Energy & Commodities

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Oil Prices and Inflation Dynamics: Evidence from Advanced and Developing Economies

We study the impact of fluctuations in global oil prices on domestic inflation using an unbalanced panel of 72 advanced and developing economies over the period from 1970 to 2015. We find that a 10 percent increase in global oil inflation increases, on average, domestic inflation by about 0.4 percentage point on impact, with the effect vanishing after two years and being similar between advanced and developing economies. We also find that the effect is asymmetric, with positive oil price shocks having a larger effect than negative ones. The impact of oil price shocks, however, has declined over time due in large part to a better conduct of monetary policy. We further examine the transmission channels of oil price shocks on domestic inflation during the recent decades, by making use of a monthly dataset from 2000 to 2015. The results suggest that the share of transport in the CPI basket and energy subsidies are the most robust factors in explaining cross-country variations in the effects of oil price shocks during the this period.

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We study the impact of fluctuations in global oil prices on domestic inflation using an unbalanced panel of 72 advanced and developing economies over the period from 1970 to 2015. We find that a 10 percent increase in global oil inflation increases, on average, domestic inflation by about 0.4 percentage point on impact, with the effect vanishing after two years and being similar between advanced and developing economies. We also find that the effect is asymmetric,

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Posted by at 4:42 PM

Labels: Energy

Meeting EU Climate Pledges: Assessing Some Potential Policy Refinements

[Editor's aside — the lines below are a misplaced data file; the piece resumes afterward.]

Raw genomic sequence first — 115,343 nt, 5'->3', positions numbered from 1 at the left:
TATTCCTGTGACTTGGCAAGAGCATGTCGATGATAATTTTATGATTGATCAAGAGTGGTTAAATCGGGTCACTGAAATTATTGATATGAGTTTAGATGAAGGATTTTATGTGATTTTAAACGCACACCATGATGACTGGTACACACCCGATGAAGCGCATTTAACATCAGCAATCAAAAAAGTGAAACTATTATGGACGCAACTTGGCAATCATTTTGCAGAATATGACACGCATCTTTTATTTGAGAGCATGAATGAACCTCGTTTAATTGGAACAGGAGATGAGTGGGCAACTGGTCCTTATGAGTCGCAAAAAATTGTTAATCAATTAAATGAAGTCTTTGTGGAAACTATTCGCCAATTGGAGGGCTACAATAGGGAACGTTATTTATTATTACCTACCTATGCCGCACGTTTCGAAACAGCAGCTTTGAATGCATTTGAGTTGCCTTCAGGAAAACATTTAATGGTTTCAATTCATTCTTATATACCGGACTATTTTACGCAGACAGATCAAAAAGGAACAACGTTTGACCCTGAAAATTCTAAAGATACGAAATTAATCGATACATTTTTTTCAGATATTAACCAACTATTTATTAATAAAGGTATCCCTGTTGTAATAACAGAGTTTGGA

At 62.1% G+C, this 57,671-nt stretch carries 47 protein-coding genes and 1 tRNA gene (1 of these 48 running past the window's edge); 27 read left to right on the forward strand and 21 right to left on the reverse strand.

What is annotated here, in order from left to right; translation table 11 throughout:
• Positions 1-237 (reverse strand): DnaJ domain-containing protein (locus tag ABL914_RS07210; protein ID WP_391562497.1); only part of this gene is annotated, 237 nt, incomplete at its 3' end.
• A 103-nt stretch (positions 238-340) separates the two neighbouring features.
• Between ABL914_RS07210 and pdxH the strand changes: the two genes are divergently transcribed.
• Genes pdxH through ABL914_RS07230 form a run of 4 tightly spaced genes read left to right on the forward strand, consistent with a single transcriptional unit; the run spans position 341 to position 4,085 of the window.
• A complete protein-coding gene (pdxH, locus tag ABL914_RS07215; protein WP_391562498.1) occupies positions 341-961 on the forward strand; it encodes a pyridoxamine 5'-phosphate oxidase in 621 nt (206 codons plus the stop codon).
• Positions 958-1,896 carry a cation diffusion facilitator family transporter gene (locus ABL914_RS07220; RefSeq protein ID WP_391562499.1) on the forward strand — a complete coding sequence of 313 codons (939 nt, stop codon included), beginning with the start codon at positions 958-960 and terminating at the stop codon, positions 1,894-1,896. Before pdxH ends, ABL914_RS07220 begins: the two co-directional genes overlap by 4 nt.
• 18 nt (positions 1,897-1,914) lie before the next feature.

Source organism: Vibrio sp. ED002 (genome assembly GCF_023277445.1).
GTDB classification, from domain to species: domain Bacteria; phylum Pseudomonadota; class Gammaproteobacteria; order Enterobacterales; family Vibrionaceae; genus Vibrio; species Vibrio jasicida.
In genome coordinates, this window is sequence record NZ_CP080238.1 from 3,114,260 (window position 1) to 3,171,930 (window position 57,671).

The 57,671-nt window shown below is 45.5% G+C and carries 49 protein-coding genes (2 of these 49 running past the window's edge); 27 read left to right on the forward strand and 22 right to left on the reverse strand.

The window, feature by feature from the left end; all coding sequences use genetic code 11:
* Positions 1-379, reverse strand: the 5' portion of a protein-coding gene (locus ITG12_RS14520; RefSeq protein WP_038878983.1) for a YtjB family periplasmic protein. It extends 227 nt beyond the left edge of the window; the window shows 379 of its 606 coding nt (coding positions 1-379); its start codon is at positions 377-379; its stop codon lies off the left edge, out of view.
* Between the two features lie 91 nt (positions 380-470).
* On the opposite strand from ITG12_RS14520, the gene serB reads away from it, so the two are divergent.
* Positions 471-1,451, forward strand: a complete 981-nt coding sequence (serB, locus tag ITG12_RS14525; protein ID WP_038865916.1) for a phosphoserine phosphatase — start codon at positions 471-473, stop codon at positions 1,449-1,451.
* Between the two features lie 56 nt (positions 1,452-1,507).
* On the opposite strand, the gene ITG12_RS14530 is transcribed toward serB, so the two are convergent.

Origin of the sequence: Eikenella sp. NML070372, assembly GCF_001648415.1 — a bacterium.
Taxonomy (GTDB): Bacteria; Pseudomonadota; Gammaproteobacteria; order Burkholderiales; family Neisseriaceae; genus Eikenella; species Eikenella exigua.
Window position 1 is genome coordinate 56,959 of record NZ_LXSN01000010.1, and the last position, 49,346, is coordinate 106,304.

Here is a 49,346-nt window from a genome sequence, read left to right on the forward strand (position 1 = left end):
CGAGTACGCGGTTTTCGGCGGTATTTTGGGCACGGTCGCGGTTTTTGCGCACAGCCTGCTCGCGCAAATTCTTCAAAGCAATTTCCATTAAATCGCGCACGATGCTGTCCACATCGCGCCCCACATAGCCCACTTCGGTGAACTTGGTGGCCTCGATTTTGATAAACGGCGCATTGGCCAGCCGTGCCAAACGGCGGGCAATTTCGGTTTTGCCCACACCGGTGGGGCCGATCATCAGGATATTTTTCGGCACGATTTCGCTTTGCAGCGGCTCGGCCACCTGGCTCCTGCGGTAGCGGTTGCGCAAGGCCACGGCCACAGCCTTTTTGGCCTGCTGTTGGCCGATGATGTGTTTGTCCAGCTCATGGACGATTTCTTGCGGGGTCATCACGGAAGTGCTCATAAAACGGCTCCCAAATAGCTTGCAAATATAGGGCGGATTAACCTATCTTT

From a new IMF report:

“For the 2015 Paris Agreement on climate change, the European Union (EU) pledged to reduce greenhouse gas (GHG) emissions by at least 40 percent below 1990 levels by 2030. Policies envisioned to achieve this goal include: tightening the Emissions Trading System (ETS) covering large emitting firms; requirements for energy efficiency, vehicle CO2 emission standards, and renewables; and policies to meet national-level targets for small-scale emissions sources outside of the ETS. This note analyses various refinements to the envisioned policy package that might meet the 2030 commitments with lower costs and greater fiscal and domestic environmental benefits (though implications for energy security are not considered). The results suggest potential economic and fiscal benefits from greater reliance on emissions pricing—for example, replacing tighter energy efficiency regulations with a higher ETS emissions price and use of carbon taxes (or tax-like instruments) for emissions outside the ETS sector. Other options, such as equating carbon charges across sectors and across countries, yield some economic benefits at the EU level, but do not raise revenue and, without compensating measures, impose uneven burdens across countries.”

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From a new IMF report:

“For the 2015 Paris Agreement on climate change, the European Union (EU) pledged to reduce greenhouse gas (GHG) emissions by at least 40 percent below 1990 levels by 2030. Policies envisioned to achieve this goal include: tightening the Emissions Trading System (ETS) covering large emitting firms; requirements for energy efficiency, vehicle CO2 emission standards, and renewables; and policies to meet national-level targets for small-scale emissions sources outside of the ETS.

Read the full article…

Posted by at 1:34 PM

Labels: Energy

Environment and Climate Change in Vietnam

A new IMF report finds:

Vietnam is highly affected by climate change. Its long coastline, geographic location, and diverse topography and climates contribute to Vietnam being one of the most hazard-prone countries in the Asia-Pacific region. Given the high concentration of the population and economic assets in coastal lowlands and the significant role played by agriculture and fisheries in the economy, Vietnam is ranked among the five countries likely to be most affected by climate change. Over the last 50 years, temperatures have increased twice as fast as the global average, the sea level has risen by 20 centimeters and the frequency and intensity of extreme weather events (drought, flood, salinization) have risen sharply. Natural disasters result in 470 fatalities and cost 0.8 percent of GDP (annual average between 1990 and 2016).